Audrey Hepburn was an icon.
Rising to fame in the 1950s, she was one of the greatest actresses of her era. In 1953, Hepburn became the first actress to win an Academy Award, a Golden Globe Award, and a BAFTA Award for a single performance: her leading role in the romantic comedy Roman Holiday.
Even today, over half a century later, she remains one of just 15 people to earn an “EGOT” by winning all four major entertainment awards: Emmy, Grammy, Oscar, and Tony. By the 1960s, she was averaging more than one new film per year and, by everyone's estimation, she was on a trajectory to be a movie star for decades to come.
But then something funny happened: she stopped acting.
Despite being in her 30s and at the height of her popularity, Hepburn basically stopped appearing in films after 1967. She would perform in television shows or movies just five times during the rest of her life.
Instead, she switched careers. She spent the next 25 years working tirelessly for UNICEF, the arm of the United Nations that provides food and healthcare to children in war-torn countries. She performed volunteer work throughout Africa, South America, and Asia.
Hepburn's first act was on stage. Her next act was one of service. In December 1992, she was awarded the Presidential Medal of Freedom for her efforts, which is the highest civilian award of the United States.
We will return to her story in a moment.
Audrey Hepburn in 1956. Photo by Bud Fraker.
You get one, precious life. How do you decide the best way to spend your time? Productivity gurus will often suggest that you focus on being effective rather than being efficient.
Efficiency is about getting more things done. Effectiveness is about getting the right things done. Peter Drucker, the well-known management consultant, once encapsulated the idea by writing, “There is nothing so useless as doing efficiently that which should not be done at all.”
In other words, making progress is not just about being productive. It's about being productive on the right things.
But how do you decide what the “right things” are? One of the most trusted approaches is to use the Pareto Principle, which is more commonly known as the 80/20 Rule.
The 80/20 Rule states that, in any particular domain, a small number of things account for the majority of the results. For example, 80 percent of the land in Italy is owned by 20 percent of the people. Or, 75 percent of NBA championships are won by 20 percent of the teams. The numbers don't have to add up to 100. The point is that the majority of the results are driven by a minority of causes.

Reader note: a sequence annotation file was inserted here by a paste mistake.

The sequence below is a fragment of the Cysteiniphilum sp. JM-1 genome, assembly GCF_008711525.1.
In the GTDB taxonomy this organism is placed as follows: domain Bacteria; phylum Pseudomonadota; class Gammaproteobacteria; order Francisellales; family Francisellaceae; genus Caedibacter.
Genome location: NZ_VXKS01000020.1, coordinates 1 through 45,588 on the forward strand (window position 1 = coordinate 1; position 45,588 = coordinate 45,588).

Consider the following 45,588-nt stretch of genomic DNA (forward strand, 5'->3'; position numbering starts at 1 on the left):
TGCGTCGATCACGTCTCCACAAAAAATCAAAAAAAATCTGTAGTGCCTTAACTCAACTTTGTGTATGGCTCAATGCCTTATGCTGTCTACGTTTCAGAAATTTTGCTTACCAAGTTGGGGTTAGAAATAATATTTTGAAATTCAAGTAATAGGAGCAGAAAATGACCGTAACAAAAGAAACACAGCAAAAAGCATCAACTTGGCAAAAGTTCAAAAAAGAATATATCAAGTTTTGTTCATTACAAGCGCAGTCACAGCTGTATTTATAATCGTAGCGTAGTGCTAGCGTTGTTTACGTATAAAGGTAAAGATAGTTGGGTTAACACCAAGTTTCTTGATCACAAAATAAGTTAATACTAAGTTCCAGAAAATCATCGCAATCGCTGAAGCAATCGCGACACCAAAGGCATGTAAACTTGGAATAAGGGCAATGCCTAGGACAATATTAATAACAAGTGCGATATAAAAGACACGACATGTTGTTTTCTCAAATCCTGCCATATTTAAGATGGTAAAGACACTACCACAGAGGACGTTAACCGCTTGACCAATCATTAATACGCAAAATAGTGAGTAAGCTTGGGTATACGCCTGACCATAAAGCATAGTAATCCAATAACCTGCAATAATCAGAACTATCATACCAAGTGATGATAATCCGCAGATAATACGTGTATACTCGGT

When applied to your life and work, the 80/20 Rule can help you separate “the vital few from the trivial many.”
For example, business owners may discover the majority of revenue comes from a handful of important clients. The 80/20 Rule would recommend that the most effective course of action would be to focus exclusively on serving these clients (and on finding others like them) and either stop serving others or let the majority of customers gradually fade away because they account for a small portion of the bottom line.
This same strategy can be useful if you practice inversion and look at the sources of your problems. You may find that the majority of your complaints come from a handful of problem clients. The 80/20 Rule would suggest that you can clear out your backlog of customer service requests by firing these clients.
The 80/20 Rule is like a form of judo for life and work. By finding precisely the right area to apply pressure, you can get more results with less effort. It's a great strategy, and I have used it many times.
But there is a downside to this approach, as well, and it is often overlooked. To understand this pitfall, we return to Audrey Hepburn.
Imagine it is 1967. Audrey Hepburn is in the prime of her career and trying to decide how to spend her time.
If she uses the 80/20 Rule as part of her decision-making process, she will discover a clear answer: do more romantic comedies.
Many of Hepburn's best films were romantic comedies like Roman Holiday, Sabrina, Breakfast at Tiffany's, and Charade. She starred in these four films between 1953 and 1963; by 1967, she was due for another one. They attracted large audiences, earned her awards, and were an obvious path to greater fame and fortune. Romantic comedies were effective for Audrey Hepburn.
In fact, even if we take into account her desire to help children through UNICEF, an 80/20 analysis might have revealed that starring in more romantic comedies was still the best option because she could have maximized her earning power and donated the additional earnings to UNICEF.
Of course, that's all well and good if she wanted to continue acting. But she didn't want to be an actress. She wanted to serve. And no reasonable analysis of the highest and best use of her time in 1967 would have suggested that volunteering for UNICEF was the most effective use of her time.
This is the downside
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